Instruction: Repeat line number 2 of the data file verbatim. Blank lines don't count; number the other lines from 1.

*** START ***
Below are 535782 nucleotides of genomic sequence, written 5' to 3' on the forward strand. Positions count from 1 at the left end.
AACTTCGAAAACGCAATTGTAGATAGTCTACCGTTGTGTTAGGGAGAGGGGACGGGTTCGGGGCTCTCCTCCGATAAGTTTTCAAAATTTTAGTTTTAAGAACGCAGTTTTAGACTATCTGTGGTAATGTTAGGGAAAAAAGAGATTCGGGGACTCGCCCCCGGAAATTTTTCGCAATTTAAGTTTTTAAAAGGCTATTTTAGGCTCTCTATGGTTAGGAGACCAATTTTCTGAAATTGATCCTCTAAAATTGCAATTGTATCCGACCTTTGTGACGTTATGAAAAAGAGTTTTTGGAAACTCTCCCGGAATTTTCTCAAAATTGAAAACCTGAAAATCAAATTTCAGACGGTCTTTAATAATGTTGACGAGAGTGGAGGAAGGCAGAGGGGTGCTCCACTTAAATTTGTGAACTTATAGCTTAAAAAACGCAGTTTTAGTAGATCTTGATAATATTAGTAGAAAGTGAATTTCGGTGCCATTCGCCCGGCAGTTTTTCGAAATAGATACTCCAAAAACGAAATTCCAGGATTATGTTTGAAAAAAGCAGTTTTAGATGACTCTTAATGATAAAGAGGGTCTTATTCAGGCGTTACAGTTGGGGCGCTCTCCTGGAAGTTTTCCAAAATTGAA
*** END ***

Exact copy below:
AACTTCGAAAACGCAATTGTAGATAGTCTACCGTTGTGTTAGGGAGAGGGGACGGGTTCGGGGCTCTCCTCCGATAAGTTTTCAAAATTTTAGTTTTAAGAACGCAGTTTTAGACTATCTGTGGTAATGTTAGGGAAAAAAGAGATTCGGGGACTCGCCCCCGGAAATTTTTCGCAATTTAAGTTTTTAAAAGGCTATTTTAGGCTCTCTATGGTTAGGAGACCAATTTTCTGAAATTGATCCTCTAAAATTGCAATTGTATCCGACCTTTGTGACGTTATGAAAAAGAGTTTTTGGAAACTCTCCCGGAATTTTCTCAAAATTGAAAACCTGAAAATCAAATTTCAGACGGTCTTTAATAATGTTGACGAGAGTGGAGGAAGGCAGAGGGGTGCTCCACTTAAATTTGTGAACTTATAGCTTAAAAAACGCAGTTTTAGTAGATCTTGATAATATTAGTAGAAAGTGAATTTCGGTGCCATTCGCCCGGCAGTTTTTCGAAATAGATACTCCAAAAACGAAATTCCAGGATTATGTTTGAAAAAAGCAGTTTTAGATGACTCTTAATGATAAAGAGGGTCTTATTCAGGCGTTACAGTTGGGGCGCTCTCCTGGAAGTTTTCCAAAATTGAA